Saturday, 20 November 2010

For those winter nights alone in the caravan

I bought a decent digital TV for the caravan last February, but have not so far used it. Why not? Well, I don't watch much TV anyway, intelligent programmes on art and history and exotic faraway places being my thing, not any of the soaps, nor Strictly Come Dancing, nor I'm A Celebrity Get Me Out Of Here, nor Dancing On Ice. Nor films. Nor sport of any description. And the news and weather is just as good on Radio 4. And besides, in the summer I want to be out, enjoying the sunset somewhere, or with friends. Or if in the caravan, on my own, there is always the day's crop of photos to process on the laptop. So who really needs television?

However, I'll be away in Cornwall over Christmas, and if the weather's foul I do see that it would be pleasant to have a TV to turn to, while I cook and consume my roast meal for one, add custard to the little Christmas Pudding from Waitrose, and pour out a small glass of Bailey's. Yes, I'll join the crowd on this!

It is customary, on proper caravan sites anyway, to keep your windows uncurtained so that your neighbours on surrounding pitches can view and appreciate your own brand of Christmas cheer. I would in any case have had my merry little ceramic Christmas Tree, with its colourful lights; but now I want to add a TV to indicate that I too am watching something festive and noisy, and having a great time. And not sitting sad and silent in the gloom, like some lonely biddy whom the world has forgot. It'll be a chance to cavort around the caravan in a red dress or long red top decorated with a bit of tinsel. What fun! But I'll keep the wellies handy in case I overload the power circuit and have to go out and reset it at the hook-up box!

So I've stepped up to the line, and invested in the necessary satellite kit - the dish, the tripod, the receiver, the best-reception finder, and all the various cables needed, including a special flat one that you can close a window on. The cost wasn't too much, and for an eight-night stay it will be worth the effort to set it up.

Oh, I dare say I will get an irrepressible urge to walk the frosty, empty late-night streets of Truro or Falmouth, for the sake of some atmospheric lamplit photos, while everyone else is snug in their homes (or caravans) - and not watch TV at all. But there might be something on I'd like to see, you never know...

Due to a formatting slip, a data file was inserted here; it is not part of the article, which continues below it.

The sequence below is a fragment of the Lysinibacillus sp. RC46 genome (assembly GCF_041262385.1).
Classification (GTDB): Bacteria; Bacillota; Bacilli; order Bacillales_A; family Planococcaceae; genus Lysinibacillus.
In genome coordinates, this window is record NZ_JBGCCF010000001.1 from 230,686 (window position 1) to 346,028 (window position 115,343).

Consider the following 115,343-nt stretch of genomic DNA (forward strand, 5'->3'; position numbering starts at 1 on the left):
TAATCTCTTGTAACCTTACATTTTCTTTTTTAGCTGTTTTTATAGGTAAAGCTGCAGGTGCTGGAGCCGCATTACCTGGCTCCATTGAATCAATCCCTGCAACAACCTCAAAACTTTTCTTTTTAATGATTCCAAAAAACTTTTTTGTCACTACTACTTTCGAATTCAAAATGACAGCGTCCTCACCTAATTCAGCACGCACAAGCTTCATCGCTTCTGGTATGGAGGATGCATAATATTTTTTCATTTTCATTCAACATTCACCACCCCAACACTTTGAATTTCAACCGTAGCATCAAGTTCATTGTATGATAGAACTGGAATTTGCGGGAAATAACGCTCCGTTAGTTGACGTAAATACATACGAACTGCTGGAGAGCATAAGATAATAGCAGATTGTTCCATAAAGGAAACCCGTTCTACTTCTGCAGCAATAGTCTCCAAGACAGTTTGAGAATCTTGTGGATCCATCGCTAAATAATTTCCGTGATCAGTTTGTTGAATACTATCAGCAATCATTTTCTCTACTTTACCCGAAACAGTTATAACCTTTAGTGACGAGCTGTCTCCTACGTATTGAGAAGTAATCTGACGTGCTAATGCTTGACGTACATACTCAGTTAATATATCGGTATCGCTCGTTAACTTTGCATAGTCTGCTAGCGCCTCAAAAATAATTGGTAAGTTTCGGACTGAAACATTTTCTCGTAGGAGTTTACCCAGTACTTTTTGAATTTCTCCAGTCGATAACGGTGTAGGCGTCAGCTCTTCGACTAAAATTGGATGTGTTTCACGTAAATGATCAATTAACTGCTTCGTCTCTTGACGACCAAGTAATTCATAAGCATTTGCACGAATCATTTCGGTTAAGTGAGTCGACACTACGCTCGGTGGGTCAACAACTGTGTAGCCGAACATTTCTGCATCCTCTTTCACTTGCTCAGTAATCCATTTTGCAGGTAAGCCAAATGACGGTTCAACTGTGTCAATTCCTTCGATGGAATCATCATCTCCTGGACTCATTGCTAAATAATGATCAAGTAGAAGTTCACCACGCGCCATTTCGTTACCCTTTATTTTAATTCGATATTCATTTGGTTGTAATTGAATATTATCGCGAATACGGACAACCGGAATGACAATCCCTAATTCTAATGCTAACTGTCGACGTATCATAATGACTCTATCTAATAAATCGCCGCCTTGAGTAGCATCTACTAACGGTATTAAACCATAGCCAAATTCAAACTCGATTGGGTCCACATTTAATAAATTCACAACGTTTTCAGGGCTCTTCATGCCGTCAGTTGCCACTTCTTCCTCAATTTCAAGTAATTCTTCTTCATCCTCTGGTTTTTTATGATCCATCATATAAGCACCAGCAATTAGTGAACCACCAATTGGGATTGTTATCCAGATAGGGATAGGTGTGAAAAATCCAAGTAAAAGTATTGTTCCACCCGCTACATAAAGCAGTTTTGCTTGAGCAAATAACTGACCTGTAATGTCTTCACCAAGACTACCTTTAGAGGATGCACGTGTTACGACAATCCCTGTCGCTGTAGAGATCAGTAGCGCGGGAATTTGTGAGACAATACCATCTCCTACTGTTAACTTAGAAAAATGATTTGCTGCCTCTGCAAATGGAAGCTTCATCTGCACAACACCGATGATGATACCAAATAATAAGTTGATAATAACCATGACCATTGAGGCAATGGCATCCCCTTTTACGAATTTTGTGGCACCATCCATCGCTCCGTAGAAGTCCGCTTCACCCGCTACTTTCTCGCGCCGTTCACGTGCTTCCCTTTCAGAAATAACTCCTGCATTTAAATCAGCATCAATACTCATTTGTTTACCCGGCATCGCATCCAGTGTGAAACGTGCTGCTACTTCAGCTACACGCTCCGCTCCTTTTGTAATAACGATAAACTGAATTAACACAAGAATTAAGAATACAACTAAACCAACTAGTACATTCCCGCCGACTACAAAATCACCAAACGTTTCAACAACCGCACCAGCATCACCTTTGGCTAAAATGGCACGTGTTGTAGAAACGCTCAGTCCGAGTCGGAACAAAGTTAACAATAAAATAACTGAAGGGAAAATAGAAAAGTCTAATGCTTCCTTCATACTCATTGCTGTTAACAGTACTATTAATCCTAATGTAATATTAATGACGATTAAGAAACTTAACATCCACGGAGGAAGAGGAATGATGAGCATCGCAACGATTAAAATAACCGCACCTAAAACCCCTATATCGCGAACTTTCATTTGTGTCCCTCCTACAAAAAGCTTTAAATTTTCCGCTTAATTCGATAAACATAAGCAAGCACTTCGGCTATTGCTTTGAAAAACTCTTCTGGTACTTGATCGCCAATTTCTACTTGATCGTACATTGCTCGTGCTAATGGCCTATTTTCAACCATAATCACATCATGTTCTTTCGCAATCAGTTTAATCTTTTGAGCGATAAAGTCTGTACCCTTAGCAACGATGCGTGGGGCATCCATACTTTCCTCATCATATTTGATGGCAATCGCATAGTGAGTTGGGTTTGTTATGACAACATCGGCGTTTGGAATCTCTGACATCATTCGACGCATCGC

Mmmm, I love Bailey's.


  1. lol, My motorcaravan still has the original, small analog TV in a console over the front seats and another in the bedroom. I did buy an A/D converter for it so I could watch the weather reports during hurricane season, but that is about all the use it has seen. I am pretty much limited to what I can pick up over the air as there are far to many trees here for satellite reception and my campground is to far out in a rural area to have cable. I can't say that I have really missed it much, though I do enjoy watching the old Christmas specials.

  2. Sophie you are missed!

    Lucy, I thought you would have booked into a restaurant or somewhere for a slap up christmas meal without dishes to wash up, I am surprised you want to go it alone.

    Caroline xxx

  3. Ah, you mention Truro. Now there was some TV I was addicted to back when -- the Poldark series.

    Maybe someone will see you making merry, walk over in their wellies, and knock on the door of your caravan. And say, "what's on telly?"


  4. @Caroline:
    I like cooking, so a DIY Christmas Day meal is no trouble. Besides, I'd only stuff myself silly in a restaurant, and then where would my diet be?
    I too was totally hooked on Poldark! I even bought all the Winston Graham books. We must be a pair of romantics. I loved Demelza and Verity. Not sure which I most resemble, though!

    I confess I AM rather hoping that a neighbouring caravanner extends an invitation!


  5. The south west is a lovely place to be even in winter.


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